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CERVANTES (MIGUEL DE CERVANTES SAAVEDRA)
Spanish author
(1547 - 1616)
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There is no remembrance which time does not obliterate, nor pain which death does not put an end to.
  [Sp., No ay memoria a quien el tiempo no acabe, ni dolor que nuerte no le consuma.]
      - Don Quixote (III, 1) [Time]

Fear has many eyes.
  [Sp., El miedo tiene muchos ojos.]
      - Don Quixote (III, 6) [Fear]

Earned with the sweat of my brows.
      - Don Quixote (pt. I, bk. I, ch. 4) [Work]

As ill-luck would have it.
      - Don Quixote (pt. I, bk. I, ch. II) [Luck]

Can one desire too much of a good thing?
      - Don Quixote (pt. I, bk. I, ch. VI)
        [Goodness]

Make hay while the sun shines.
      - Don Quixote (pt. I, bk. III, ch. 11)
        [Proverbs : Sun]

Leap out of the frying pan into the fire.
      - Don Quixote (pt. I, bk. III, ch. IV)
        [Proverbial Phrases]

I am almost frightened out of my seven senses.
      - Don Quixote (pt. I, bk. III, ch. IX)
        [Senses]

Within a stone's throw of it.
      - Don Quixote (pt. I, bk. III, ch. IX)
        [Proverbial Phrases]

I find my familiarity with thee has bred contempt.
      - Don Quixote (pt. I, bk. III, ch. VI)
        [Familiarity]

Thank you for nothing.
      - Don Quixote (pt. I, bk. III, ch. VIII)
        [Proverbs : Thankfulness]

Thou art a cat, and rat, and a coward to boot.
      - Don Quixote (pt. I, bk. III, ch. VIII)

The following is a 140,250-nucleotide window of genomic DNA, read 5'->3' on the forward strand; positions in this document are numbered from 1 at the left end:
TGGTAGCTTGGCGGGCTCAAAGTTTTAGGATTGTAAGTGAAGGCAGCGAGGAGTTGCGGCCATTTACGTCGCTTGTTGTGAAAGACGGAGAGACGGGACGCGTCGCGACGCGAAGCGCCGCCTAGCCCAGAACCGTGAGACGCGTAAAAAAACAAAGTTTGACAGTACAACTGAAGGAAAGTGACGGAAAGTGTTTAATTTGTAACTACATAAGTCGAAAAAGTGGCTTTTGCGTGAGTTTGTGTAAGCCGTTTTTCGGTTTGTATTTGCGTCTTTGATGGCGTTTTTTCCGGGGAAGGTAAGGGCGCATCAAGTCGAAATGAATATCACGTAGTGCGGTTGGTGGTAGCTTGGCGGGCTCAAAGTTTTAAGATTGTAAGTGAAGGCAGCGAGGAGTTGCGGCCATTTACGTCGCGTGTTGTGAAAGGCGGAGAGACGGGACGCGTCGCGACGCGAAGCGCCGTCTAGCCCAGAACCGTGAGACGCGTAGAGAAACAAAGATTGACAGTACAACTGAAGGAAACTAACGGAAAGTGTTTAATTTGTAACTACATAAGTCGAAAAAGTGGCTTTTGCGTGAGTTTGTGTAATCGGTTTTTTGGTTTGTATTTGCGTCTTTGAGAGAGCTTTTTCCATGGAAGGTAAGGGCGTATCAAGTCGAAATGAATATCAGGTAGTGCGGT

[Character]

I never thrust my nose into other men's porridge. It is no bread and butter of mine: Every man for himself and God for us all.
      - Don Quixote (pt. I, bk. III, ch. XI)
        [Independence]

You are a devil at everything, and there is no kind of thing in the 'versal world but what you can turn your hand into.
      - Don Quixote (pt. I, bk. III, ch. XI)
        [Ability]

More knave than fool.
      - Don Quixote (pt. I, bk. IV, ch. 2) [Folly]

I will take my corporal oath on it.
      - Don Quixote (pt. I, bk. IV, ch. X) [Oaths]

Every one is the son of his own works.
      - Don Quixote (pt. I, bk. IV, ch. XX)
        [Character]

And the first thing I would do in my government, I would have nobody to control me, I would be absolute; and who but I: now, he that is absolute, can do what he likes; he that can do what he likes, can take his pleasure; he that can take his pleasure, can be content; and he that can be content, has no more to desire; so the matter's over.
      - Don Quixote (pt. I, bk. IV, ch. XXIII)
        [Government]

I would do what I pleased, and doing what I pleased, I should have my will, and having my will, I should be contented; and when one is contented, there is no more to be desired; and when there is no more to be desired, there is an end of it.
      - Don Quixote (pt. I, bk. IV, ch. XXIII)
        [Contentment]

I can tell where my own shoe pinches me.
      - Don Quixote (pt. I, ch. IV) [Shoemaking]

You must not think, sir, to catch old birds with chaff.
      - Don Quixote (pt. I, ch. IV) [Birds]

One swallow alone does not make the summer.
  [Sp., Una golondrina sola no hace verano.]
      - Don Quixote (pt. I, ch. XIII) [Swallows]

"For all that let me tell thee, brother Panza," said Don Quixote, "that there is no recollection which time does not put an end to, and no pain which death does not remove."
  "And what greater misfortune can there be," replied Panza, "than the one that waits for time to put an end to it and death to remove it?"
      - Don Quixote (pt. I, ch. XV) [Death]

He had scarcely gone a short league, when Fortune, that was conducting his affairs from good to better, discovered to him the road, where he also espied an Inn. Sancho positively maintained it was an Inn, and his master that it was a castle; and the dispute lasted so long that they arrived there before it was determined.
      - Don Quixote (pt. I, ch. XV) [Inns]

God helps everyone with what is his own.
  [Sp., Ayude Dios con lo suyo a cada uno.]
      - Don Quixote (pt. II, 26) [Help]


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